Study suggests potential of new treatment (177Lu-PSMA-617) for patients with PSMA-positive metastatic castration-resistant prostate cancer. Radioligand therapy prevents tumor growth and replication by delivering targeted radiation to the tumor while limiting damage to surrounding cells.
Advanced Prostate Cancer develops in the prostate gland located in the pelvis of men. Despite hormonal treatments that lower testosterone, tumors can still show signs of growth, such as rising Prostate Specific Antigen or PSA levels in castration-resistant prostate cancer, also known as CPRC. In cases with metastatic CRPC, or mCRPC, the tumor spreads to neighboring parts of the body, such as tissues in bones and organs.
Prostate cancer is the most common cancer in American men, next to skin cancer with about 1 in 8 men being diagnosed during his lifetime. According to the American Cancer Society, there are 248,530 new cases of prostate cancer every year.
A recent study was conducted to evaluate the safety and efficacy of a new targeted radioligand therapy called Lu-PSMA-617. This investigational therapy is for patients with PSMA-positive mCRPC. Compared to the best standard of care alone, the trial met both primary endpoints of overall survival and radiographic progression-free survival which means its closer to becoming the targeted treatment for over 80% of patients suffering from advanced prostate cancer.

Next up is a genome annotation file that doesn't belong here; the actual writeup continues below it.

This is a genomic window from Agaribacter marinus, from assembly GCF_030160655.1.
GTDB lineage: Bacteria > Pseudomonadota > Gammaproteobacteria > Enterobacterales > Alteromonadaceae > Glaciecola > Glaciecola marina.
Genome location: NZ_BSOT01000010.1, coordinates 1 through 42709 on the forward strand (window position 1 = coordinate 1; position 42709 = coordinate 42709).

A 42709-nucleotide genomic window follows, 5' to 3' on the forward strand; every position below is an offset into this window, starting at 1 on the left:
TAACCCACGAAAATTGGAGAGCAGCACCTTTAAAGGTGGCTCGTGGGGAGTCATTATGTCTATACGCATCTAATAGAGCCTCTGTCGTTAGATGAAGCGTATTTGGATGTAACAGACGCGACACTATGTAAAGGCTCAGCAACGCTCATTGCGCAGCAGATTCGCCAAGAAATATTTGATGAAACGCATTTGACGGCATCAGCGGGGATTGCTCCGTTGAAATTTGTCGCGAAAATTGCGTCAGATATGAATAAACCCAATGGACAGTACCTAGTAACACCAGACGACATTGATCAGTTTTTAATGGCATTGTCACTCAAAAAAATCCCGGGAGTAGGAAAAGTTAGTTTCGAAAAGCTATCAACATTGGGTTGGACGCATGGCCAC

The results give hope by confirming the potential of Lu-PSMA-617 as a new treatment through phenotypic precision medicine. More than 80% of prostate cancer tumors express a phenotypic biomarker called Prostate Specific Membrane Antigen, also known as PSMA. This makes it a promising PET scan imaging diagnostic as well as a therapeutic target for radioligand therapy. A radioligand is a radioactive biochemical substance that is used for a research-oriented study or diagnosis. Radioligand therapy combines a ligand and a therapeutic radioactive isotope that damages tumor DNA. A ligand is a targeting compound that binds to markers that are expressed by tumors such as the prostate cancer cells expressing PSMA. Once bound, this allows for specifically targeted radiation to the tumor and limiting damage to surrounding tissue, thereby inhibiting tumor growth and replication.
Trial findings are to be presented at upcoming 2021 medical regulatory submissions meetings in the US and EU. A new wave of over 15 radioligand research therapies for cancer are underway to possibly provide more treatment options in the future for patients living with prostate cancer.